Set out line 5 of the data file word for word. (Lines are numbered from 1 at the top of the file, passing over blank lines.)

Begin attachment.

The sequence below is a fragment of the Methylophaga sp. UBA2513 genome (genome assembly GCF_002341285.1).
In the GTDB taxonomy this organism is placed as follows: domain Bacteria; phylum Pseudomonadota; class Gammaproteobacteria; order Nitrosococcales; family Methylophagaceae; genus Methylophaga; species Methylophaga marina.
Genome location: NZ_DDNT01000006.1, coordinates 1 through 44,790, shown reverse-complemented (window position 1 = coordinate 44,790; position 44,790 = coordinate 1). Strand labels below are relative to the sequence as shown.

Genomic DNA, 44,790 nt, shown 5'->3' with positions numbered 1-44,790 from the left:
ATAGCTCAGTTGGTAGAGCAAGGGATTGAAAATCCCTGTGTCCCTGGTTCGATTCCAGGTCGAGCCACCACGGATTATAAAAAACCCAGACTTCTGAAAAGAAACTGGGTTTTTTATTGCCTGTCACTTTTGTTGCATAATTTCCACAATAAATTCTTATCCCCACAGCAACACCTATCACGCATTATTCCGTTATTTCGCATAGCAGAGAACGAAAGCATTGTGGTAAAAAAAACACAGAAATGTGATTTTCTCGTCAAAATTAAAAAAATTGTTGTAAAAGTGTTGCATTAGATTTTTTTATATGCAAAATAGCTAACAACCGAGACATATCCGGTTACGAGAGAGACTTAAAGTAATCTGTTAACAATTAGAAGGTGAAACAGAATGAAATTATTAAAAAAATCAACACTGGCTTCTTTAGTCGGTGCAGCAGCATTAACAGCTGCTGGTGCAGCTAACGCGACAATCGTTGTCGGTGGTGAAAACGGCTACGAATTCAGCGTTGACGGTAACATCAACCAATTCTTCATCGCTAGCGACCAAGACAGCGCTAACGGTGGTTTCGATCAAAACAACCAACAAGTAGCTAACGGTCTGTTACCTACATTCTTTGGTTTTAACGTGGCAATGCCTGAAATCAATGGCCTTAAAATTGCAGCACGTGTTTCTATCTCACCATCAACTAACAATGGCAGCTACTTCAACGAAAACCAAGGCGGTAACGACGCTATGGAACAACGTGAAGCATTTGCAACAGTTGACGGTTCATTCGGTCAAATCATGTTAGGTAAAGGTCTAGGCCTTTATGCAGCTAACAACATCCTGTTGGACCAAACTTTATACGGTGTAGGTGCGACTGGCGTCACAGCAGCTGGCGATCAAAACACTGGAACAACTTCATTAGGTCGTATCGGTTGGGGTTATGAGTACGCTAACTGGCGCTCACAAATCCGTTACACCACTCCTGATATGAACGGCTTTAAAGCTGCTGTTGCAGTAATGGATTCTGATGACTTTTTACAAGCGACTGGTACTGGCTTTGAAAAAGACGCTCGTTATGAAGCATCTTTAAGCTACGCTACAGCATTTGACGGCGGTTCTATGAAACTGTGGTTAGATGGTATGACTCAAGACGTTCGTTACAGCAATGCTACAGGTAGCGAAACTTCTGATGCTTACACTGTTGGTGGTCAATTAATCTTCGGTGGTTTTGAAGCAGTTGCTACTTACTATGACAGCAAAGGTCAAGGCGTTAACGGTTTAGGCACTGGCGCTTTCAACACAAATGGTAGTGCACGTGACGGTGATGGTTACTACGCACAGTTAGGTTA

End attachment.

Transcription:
ATAGCTCAGTTGGTAGAGCAAGGGATTGAAAATCCCTGTGTCCCTGGTTCGATTCCAGGTCGAGCCACCACGGATTATAAAAAACCCAGACTTCTGAAAAGAAACTGGGTTTTTTATTGCCTGTCACTTTTGTTGCATAATTTCCACAATAAATTCTTATCCCCACAGCAACACCTATCACGCATTATTCCGTTATTTCGCATAGCAGAGAACGAAAGCATTGTGGTAAAAAAAACACAGAAATGTGATTTTCTCGTCAAAATTAAAAAAATTGTTGTAAAAGTGTTGCATTAGATTTTTTTATATGCAAAATAGCTAACAACCGAGACATATCCGGTTACGAGAGAGACTTAAAGTAATCTGTTAACAATTAGAAGGTGAAACAGAATGAAATTATTAAAAAAATCAACACTGGCTTCTTTAGTCGGTGCAGCAGCATTAACAGCTGCTGGTGCAGCTAACGCGACAATCGTTGTCGGTGGTGAAAACGGCTACGAATTCAGCGTTGACGGTAACATCAACCAATTCTTCATCGCTAGCGACCAAGACAGCGCTAACGGTGGTTTCGATCAAAACAACCAACAAGTAGCTAACGGTCTGTTACCTACATTCTTTGGTTTTAACGTGGCAATGCCTGAAATCAATGGCCTTAAAATTGCAGCACGTGTTTCTATCTCACCATCAACTAACAATGGCAGCTACTTCAACGAAAACCAAGGCGGTAACGACGCTATGGAACAACGTGAAGCATTTGCAACAGTTGACGGTTCATTCGGTCAAATCATGTTAGGTAAAGGTCTAGGCCTTTATGCAGCTAACAACATCCTGTTGGACCAAACTTTATACGGTGTAGGTGCGACTGGCGTCACAGCAGCTGGCGATCAAAACACTGGAACAACTTCATTAGGTCGTATCGGTTGGGGTTATGAGTACGCTAACTGGCGCTCACAAATCCGTTACACCACTCCTGATATGAACGGCTTTAAAGCTGCTGTTGCAGTAATGGATTCTGATGACTTTTTACAAGCGACTGGTACTGGCTTTGAAAAAGACGCTCGTTATGAAGCATCTTTAAGCTACGCTACAGCATTTGACGGCGGTTCTATGAAACTGTGGTTAGATGGTATGACTCAAGACGTTCGTTACAGCAATGCTACAGGTAGCGAAACTTCTGATGCTTACACTGTTGGTGGTCAATTAATCTTCGGTGGTTTTGAAGCAGTTGCTACTTACTATGACAGCAAAGGTCAAGGCGTTAACGGTTTAGGCACTGGCGCTTTCAACACAAATGGTAGTGCACGTGACGGTGATGGTTACTACGCACAGTTAGGTTA